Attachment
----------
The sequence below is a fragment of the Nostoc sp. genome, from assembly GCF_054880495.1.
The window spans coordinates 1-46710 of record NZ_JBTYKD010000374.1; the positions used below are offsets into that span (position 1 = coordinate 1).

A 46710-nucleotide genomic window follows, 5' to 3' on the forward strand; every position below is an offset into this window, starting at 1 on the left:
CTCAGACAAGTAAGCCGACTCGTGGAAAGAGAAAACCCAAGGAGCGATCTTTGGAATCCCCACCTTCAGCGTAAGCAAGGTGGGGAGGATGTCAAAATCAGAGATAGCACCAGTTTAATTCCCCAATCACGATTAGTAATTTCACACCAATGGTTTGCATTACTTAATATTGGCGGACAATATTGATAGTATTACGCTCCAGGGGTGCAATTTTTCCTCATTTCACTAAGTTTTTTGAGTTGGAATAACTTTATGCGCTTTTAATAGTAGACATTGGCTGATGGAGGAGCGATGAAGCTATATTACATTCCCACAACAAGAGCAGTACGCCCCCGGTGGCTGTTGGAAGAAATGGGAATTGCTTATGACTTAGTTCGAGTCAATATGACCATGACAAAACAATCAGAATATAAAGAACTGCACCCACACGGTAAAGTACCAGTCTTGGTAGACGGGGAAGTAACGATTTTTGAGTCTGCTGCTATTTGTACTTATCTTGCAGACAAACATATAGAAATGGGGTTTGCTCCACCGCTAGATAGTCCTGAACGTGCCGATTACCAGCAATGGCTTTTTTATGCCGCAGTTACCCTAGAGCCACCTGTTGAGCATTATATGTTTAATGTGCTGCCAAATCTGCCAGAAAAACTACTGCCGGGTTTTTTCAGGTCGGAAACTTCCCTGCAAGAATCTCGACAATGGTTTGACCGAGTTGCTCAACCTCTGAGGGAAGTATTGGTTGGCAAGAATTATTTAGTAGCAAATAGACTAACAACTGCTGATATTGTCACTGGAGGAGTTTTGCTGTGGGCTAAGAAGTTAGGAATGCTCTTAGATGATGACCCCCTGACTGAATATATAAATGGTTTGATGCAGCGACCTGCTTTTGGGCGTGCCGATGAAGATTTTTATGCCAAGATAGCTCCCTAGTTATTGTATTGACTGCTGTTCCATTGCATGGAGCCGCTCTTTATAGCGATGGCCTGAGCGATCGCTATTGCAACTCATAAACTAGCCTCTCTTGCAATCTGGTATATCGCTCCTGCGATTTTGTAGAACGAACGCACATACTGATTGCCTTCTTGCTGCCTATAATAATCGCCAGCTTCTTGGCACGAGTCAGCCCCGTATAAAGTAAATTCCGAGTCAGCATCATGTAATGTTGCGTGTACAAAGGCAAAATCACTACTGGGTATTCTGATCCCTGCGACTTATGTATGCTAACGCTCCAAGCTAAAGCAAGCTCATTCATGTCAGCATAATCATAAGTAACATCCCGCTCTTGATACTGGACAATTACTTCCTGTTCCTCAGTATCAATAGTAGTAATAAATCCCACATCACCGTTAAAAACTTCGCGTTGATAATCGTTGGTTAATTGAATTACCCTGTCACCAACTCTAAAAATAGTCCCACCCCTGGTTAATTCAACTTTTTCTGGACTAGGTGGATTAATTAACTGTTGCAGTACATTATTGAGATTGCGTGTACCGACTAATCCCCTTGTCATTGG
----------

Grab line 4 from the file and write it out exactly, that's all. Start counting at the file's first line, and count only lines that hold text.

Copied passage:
CTCAGACAAGTAAGCCGACTCGTGGAAAGAGAAAACCCAAGGAGCGATCTTTGGAATCCCCACCTTCAGCGTAAGCAAGGTGGGGAGGATGTCAAAATCAGAGATAGCACCAGTTTAATTCCCCAATCACGATTAGTAATTTCACACCAATGGTTTGCATTACTTAATATTGGCGGACAATATTGATAGTATTACGCTCCAGGGGTGCAATTTTTCCTCATTTCACTAAGTTTTTTGAGTTGGAATAACTTTATGCGCTTTTAATAGTAGACATTGGCTGATGGAGGAGCGATGAAGCTATATTACATTCCCACAACAAGAGCAGTACGCCCCCGGTGGCTGTTGGAAGAAATGGGAATTGCTTATGACTTAGTTCGAGTCAATATGACCATGACAAAACAATCAGAATATAAAGAACTGCACCCACACGGTAAAGTACCAGTCTTGGTAGACGGGGAAGTAACGATTTTTGAGTCTGCTGCTATTTGTACTTATCTTGCAGACAAACATATAGAAATGGGGTTTGCTCCACCGCTAGATAGTCCTGAACGTGCCGATTACCAGCAATGGCTTTTTTATGCCGCAGTTACCCTAGAGCCACCTGTTGAGCATTATATGTTTAATGTGCTGCCAAATCTGCCAGAAAAACTACTGCCGGGTTTTTTCAGGTCGGAAACTTCCCTGCAAGAATCTCGACAATGGTTTGACCGAGTTGCTCAACCTCTGAGGGAAGTATTGGTTGGCAAGAATTATTTAGTAGCAAATAGACTAACAACTGCTGATATTGTCACTGGAGGAGTTTTGCTGTGGGCTAAGAAGTTAGGAATGCTCTTAGATGATGACCCCCTGACTGAATATATAAATGGTTTGATGCAGCGACCTGCTTTTGGGCGTGCCGATGAAGATTTTTATGCCAAGATAGCTCCCTAGTTATTGTATTGACTGCTGTTCCATTGCATGGAGCCGCTCTTTATAGCGATGGCCTGAGCGATCGCTATTGCAACTCATAAACTAGCCTCTCTTGCAATCTGGTATATCGCTCCTGCGATTTTGTAGAACGAACGCACATACTGATTGCCTTCTTGCTGCCTATAATAATCGCCAGCTTCTTGGCACGAGTCAGCCCCGTATAAAGTAAATTCCGAGTCAGCATCATGTAATGTTGCGTGTACAAAGGCAAAATCACTACTGGGTATTCTGATCCCTGCGACTTATGTATGCTAACGCTCCAAGCTAAAGCAAGCTCATTCATGTCAGCATAATCATAAGTAACATCCCGCTCTTGATACTGGACAATTACTTCCTGTTCCTCAGTATCAATAGTAGTAATAAATCCCACATCACCGTTAAAAACTTCGCGTTGATAATCGTTGGTTAATTGAATTACCCTGTCACCAACTCTAAAAATAGTCCCACCCCTGGTTAATTCAACTTTTTCTGGACTAGGTGGATTAATTAACTGTTGCAGTACATTATTGAGATTGCGTGTACCGACTAATCCCCTTGTCATTGG